Ritwick Dutta is aNew Delhi-based environmental lawyer, co-founded the Legal Initiative for Forest and Environment and set up the Environment Impact Assessment (EIA) Resources and Response Centre
This is part of a series of articles in Mint’s 10th anniversary special issue that look at India 10 years from now. The entire list of articles can be found

Supreme Court directs Centre to preserve over 2 lakh wetlands


Amit Anand Choudhary| TNN | Updated: Feb 9, 2017, 03.32 AM IST

NEW DELHI: In a major direction to preserve ecologically crucial wetlandsthreatened by encroachment in many parts of the country, the Supreme Courtdirected the Centre on Wednesday to frame a policy to protect wetlands by June 30.

The court's direction will cover over 2 lakh wetlands across India which were identified through satellite imagery by ISRO and the Centre has been asked to draw up a phased plan of action to conserve the water bodies.

Emphasising the important role of wetlands in maintaining ecological balance, a bench of Justices Madan B Lokur and Prafulla C Pant directed the Centre to notify all 2,01,503 wetlands and asked the states to provide details too.

The bench set a deadline of June 30 to frame policy for preservation of wetlands that are seen as effective carbon sinks to mitigate climate change and support a wide variety of arial, land and acquatic wildlife and fauna.

Wetlands are defined as areas of land either temporarily or permanently covered by water and play a key role in the hydrological cycle in storm and flood control, water supply, providing food, fibre and raw materials. They support lakhs of migratory birds from colder regions of the world in summers, apart from mangroves that protect coastlines and filter pollutants.

With wetlands endangered by land grabbing activities, including by initiatives by state and central governments that include releasing lands for commercial development, environmentalists approached the Supreme Court seeking measures to protect the ecosystems. The SC has been examining the issue since 2001 and passed various orders.

The Centre informed the court it had formed a comprehensive scheme of National Plan for Conservation of Aquatic Eco-systems (NPCA) for conservation and restoration of lakes and wetlands. "The ministry has so far identifies 115 wetlands and 63 lakes in 24 states and 2 union territories for conservation and management under the scheme. So far, since 1987-88 an amount of Rs 780 crore has been released for undertaking various conservation activities," the government said.

Advocate Gopal Shankarnarayanan, appearing for the petitioner, told the bench that steps taken by the government were not sufficient and many wetlands had been encroached upon over the years that this poses a grave threat to local floura and fauna. He said the Centre must take a holistic approach to preserve all water bodies.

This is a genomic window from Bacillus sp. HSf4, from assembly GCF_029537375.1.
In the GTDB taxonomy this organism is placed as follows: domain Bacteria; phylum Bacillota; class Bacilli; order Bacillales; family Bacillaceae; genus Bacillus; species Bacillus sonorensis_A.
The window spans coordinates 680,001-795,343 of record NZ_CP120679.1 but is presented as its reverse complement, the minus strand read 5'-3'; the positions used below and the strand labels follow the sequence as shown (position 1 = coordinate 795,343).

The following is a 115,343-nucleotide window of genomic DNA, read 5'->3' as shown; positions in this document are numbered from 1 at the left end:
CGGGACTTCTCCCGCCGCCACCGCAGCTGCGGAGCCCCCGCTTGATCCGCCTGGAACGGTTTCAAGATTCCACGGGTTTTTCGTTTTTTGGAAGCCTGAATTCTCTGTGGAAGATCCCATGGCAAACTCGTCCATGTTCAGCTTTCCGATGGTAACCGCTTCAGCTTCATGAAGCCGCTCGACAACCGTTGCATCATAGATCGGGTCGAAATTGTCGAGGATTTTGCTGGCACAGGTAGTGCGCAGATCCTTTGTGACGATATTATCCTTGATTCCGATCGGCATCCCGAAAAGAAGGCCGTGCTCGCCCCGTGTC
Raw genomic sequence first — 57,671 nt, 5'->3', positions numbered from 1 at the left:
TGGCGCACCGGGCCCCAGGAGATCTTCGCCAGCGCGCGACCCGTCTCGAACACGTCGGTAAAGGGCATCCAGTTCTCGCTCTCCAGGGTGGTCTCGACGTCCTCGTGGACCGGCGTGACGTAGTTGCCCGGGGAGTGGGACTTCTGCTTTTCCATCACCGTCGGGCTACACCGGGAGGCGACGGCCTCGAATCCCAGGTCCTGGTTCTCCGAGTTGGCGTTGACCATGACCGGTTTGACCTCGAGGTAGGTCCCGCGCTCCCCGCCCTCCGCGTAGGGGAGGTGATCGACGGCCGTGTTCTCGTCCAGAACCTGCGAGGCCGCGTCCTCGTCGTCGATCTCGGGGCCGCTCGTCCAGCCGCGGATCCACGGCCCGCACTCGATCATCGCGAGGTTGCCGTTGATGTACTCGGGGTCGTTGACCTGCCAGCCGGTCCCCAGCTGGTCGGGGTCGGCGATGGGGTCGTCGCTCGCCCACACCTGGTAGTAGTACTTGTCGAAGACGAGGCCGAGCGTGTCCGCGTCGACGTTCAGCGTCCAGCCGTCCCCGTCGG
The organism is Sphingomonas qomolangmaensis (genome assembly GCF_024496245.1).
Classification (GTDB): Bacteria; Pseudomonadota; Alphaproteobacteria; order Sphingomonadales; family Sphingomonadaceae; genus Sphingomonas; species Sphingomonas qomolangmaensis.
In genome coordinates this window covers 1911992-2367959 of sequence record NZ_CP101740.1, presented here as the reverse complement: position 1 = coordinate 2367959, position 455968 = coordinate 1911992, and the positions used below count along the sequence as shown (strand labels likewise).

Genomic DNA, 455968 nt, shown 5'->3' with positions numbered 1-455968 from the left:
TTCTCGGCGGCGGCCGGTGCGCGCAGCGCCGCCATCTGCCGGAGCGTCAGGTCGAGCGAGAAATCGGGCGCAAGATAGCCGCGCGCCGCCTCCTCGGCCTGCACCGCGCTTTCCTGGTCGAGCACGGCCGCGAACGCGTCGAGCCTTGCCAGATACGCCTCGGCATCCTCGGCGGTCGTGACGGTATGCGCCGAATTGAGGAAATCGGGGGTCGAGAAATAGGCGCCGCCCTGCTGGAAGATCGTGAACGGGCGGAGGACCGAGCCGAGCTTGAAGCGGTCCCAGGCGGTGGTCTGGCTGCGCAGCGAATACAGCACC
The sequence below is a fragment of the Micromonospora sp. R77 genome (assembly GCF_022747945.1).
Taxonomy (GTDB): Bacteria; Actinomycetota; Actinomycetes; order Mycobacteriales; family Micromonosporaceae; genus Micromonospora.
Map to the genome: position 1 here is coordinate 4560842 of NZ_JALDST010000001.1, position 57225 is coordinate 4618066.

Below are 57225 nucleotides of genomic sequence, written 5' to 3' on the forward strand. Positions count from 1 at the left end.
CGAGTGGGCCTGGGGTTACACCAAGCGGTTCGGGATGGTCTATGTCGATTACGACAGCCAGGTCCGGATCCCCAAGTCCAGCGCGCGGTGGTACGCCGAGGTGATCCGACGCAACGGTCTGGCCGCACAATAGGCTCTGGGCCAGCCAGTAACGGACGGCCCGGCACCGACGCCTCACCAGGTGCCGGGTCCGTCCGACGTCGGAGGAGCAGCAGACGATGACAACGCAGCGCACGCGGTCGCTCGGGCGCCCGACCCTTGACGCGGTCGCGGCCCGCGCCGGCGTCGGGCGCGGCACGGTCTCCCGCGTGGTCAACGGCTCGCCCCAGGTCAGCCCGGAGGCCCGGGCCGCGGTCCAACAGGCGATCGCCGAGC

The bench, thereafter, asked the government to notify all wetlands under Wetlands (Conservation and Management ) Rules so that they could be preserved.


ISRO had in 2011 prepared a national wetlands atlas on the basis of satellite image and 201503 wetlands were mapped. Total wetland area estimated is 15.26 Mha, which is around 4.63 per cent of the geographic area of the country. Area under inland wetlands is 10.56 million hectare and area under coastal wetlands is 4.14 Mha.
State-wise distribution of wetlands showed that Lakshadweep has 96.12% of geographic area under wetlands followed by Andaman & Nicobar Islands (18.52%), Daman & Diu(18.46%) and Gujarat (17.56%). Puducherry (12.88%), West Bengal (12.48%), Assam (9.74%), Tamil Nadu (6.92%), Goa (5.76%), Andhra Pradesh (5.26%), and Uttar Pradesh (5.16%) are wetland rich states. The least extents have been observed in Mizoram (0.66%) followed by Haryana (0.86%), Delhi (0.93%), Sikkim (1.05%), Nagaland (1.30%), and Meghalaya (1.34%).

Green norms unmet, thermal plants get more time — and lower standards

“Completely meeting requirements of revised environmental norms by December 2017 may not be feasible,” admits the office of Ravindra Kumar Verma, chief of CEA.

Faced with the fact that almost none of the over 400 thermal power plants across the country has complied with new emission norms notified more than a year ago, the Government is learnt to have decided to relax the December 2017 deadline — and even dilute the standards it had set.